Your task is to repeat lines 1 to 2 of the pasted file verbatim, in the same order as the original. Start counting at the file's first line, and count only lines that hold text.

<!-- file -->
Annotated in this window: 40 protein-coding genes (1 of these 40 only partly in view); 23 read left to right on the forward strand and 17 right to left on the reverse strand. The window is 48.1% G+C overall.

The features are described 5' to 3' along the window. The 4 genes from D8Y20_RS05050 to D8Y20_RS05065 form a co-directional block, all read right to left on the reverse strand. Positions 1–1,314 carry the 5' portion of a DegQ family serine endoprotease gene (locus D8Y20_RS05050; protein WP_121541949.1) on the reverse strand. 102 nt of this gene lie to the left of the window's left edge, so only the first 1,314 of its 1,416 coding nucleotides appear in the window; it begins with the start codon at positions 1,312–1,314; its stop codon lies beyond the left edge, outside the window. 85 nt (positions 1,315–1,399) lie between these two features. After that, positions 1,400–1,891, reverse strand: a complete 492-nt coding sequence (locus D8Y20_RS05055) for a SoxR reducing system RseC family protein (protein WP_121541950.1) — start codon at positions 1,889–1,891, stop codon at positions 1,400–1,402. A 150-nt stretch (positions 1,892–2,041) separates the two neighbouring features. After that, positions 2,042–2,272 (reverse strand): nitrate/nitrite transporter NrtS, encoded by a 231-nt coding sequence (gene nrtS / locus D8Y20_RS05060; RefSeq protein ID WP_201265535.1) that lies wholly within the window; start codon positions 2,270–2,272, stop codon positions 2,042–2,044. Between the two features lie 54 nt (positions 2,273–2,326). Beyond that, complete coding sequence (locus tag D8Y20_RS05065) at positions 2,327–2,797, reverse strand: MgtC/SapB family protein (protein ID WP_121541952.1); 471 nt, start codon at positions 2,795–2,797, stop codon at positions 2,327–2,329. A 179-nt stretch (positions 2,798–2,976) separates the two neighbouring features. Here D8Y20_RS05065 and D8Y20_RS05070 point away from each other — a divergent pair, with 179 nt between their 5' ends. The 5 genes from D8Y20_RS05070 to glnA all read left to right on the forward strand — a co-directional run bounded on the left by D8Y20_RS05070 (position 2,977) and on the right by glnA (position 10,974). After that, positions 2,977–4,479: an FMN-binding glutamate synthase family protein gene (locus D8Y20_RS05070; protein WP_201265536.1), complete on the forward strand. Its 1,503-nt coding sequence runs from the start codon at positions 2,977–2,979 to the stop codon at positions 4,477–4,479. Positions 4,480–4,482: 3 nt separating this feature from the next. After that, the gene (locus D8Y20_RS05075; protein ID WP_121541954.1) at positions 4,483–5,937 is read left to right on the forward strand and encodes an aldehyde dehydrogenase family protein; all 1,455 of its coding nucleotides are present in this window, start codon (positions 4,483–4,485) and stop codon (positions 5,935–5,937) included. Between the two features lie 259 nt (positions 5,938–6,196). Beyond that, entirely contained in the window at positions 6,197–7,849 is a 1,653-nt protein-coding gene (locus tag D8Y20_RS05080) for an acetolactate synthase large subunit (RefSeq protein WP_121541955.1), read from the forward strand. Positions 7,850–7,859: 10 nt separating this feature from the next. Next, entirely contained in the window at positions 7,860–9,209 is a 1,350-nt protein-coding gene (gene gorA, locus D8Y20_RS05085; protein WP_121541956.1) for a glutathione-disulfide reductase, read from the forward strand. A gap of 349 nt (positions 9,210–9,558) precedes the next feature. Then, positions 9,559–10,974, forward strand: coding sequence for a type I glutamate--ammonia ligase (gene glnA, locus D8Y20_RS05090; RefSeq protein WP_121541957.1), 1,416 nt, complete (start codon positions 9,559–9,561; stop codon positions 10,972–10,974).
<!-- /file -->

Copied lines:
Annotated in this window: 40 protein-coding genes (1 of these 40 only partly in view); 23 read left to right on the forward strand and 17 right to left on the reverse strand. The window is 48.1% G+C overall.

The features are described 5' to 3' along the window. The 4 genes from D8Y20_RS05050 to D8Y20_RS05065 form a co-directional block, all read right to left on the reverse strand. Positions 1–1,314 carry the 5' portion of a DegQ family serine endoprotease gene (locus D8Y20_RS05050; protein WP_121541949.1) on the reverse strand. 102 nt of this gene lie to the left of the window's left edge, so only the first 1,314 of its 1,416 coding nucleotides appear in the window; it begins with the start codon at positions 1,312–1,314; its stop codon lies beyond the left edge, outside the window. 85 nt (positions 1,315–1,399) lie between these two features. After that, positions 1,400–1,891, reverse strand: a complete 492-nt coding sequence (locus D8Y20_RS05055) for a SoxR reducing system RseC family protein (protein WP_121541950.1) — start codon at positions 1,889–1,891, stop codon at positions 1,400–1,402. A 150-nt stretch (positions 1,892–2,041) separates the two neighbouring features. After that, positions 2,042–2,272 (reverse strand): nitrate/nitrite transporter NrtS, encoded by a 231-nt coding sequence (gene nrtS / locus D8Y20_RS05060; RefSeq protein ID WP_201265535.1) that lies wholly within the window; start codon positions 2,270–2,272, stop codon positions 2,042–2,044. Between the two features lie 54 nt (positions 2,273–2,326). Beyond that, complete coding sequence (locus tag D8Y20_RS05065) at positions 2,327–2,797, reverse strand: MgtC/SapB family protein (protein ID WP_121541952.1); 471 nt, start codon at positions 2,795–2,797, stop codon at positions 2,327–2,329. A 179-nt stretch (positions 2,798–2,976) separates the two neighbouring features. Here D8Y20_RS05065 and D8Y20_RS05070 point away from each other — a divergent pair, with 179 nt between their 5' ends. The 5 genes from D8Y20_RS05070 to glnA all read left to right on the forward strand — a co-directional run bounded on the left by D8Y20_RS05070 (position 2,977) and on the right by glnA (position 10,974). After that, positions 2,977–4,479: an FMN-binding glutamate synthase family protein gene (locus D8Y20_RS05070; protein WP_201265536.1), complete on the forward strand. Its 1,503-nt coding sequence runs from the start codon at positions 2,977–2,979 to the stop codon at positions 4,477–4,479. Positions 4,480–4,482: 3 nt separating this feature from the next. After that, the gene (locus D8Y20_RS05075; protein ID WP_121541954.1) at positions 4,483–5,937 is read left to right on the forward strand and encodes an aldehyde dehydrogenase family protein; all 1,455 of its coding nucleotides are present in this window, start codon (positions 4,483–4,485) and stop codon (positions 5,935–5,937) included. Between the two features lie 259 nt (positions 5,938–6,196). Beyond that, entirely contained in the window at positions 6,197–7,849 is a 1,653-nt protein-coding gene (locus tag D8Y20_RS05080) for an acetolactate synthase large subunit (RefSeq protein WP_121541955.1), read from the forward strand. Positions 7,850–7,859: 10 nt separating this feature from the next. Next, entirely contained in the window at positions 7,860–9,209 is a 1,350-nt protein-coding gene (gene gorA, locus D8Y20_RS05085; protein WP_121541956.1) for a glutathione-disulfide reductase, read from the forward strand. A gap of 349 nt (positions 9,210–9,558) precedes the next feature. Then, positions 9,559–10,974, forward strand: coding sequence for a type I glutamate--ammonia ligase (gene glnA, locus D8Y20_RS05090; RefSeq protein WP_121541957.1), 1,416 nt, complete (start codon positions 9,559–9,561; stop codon positions 10,972–10,974).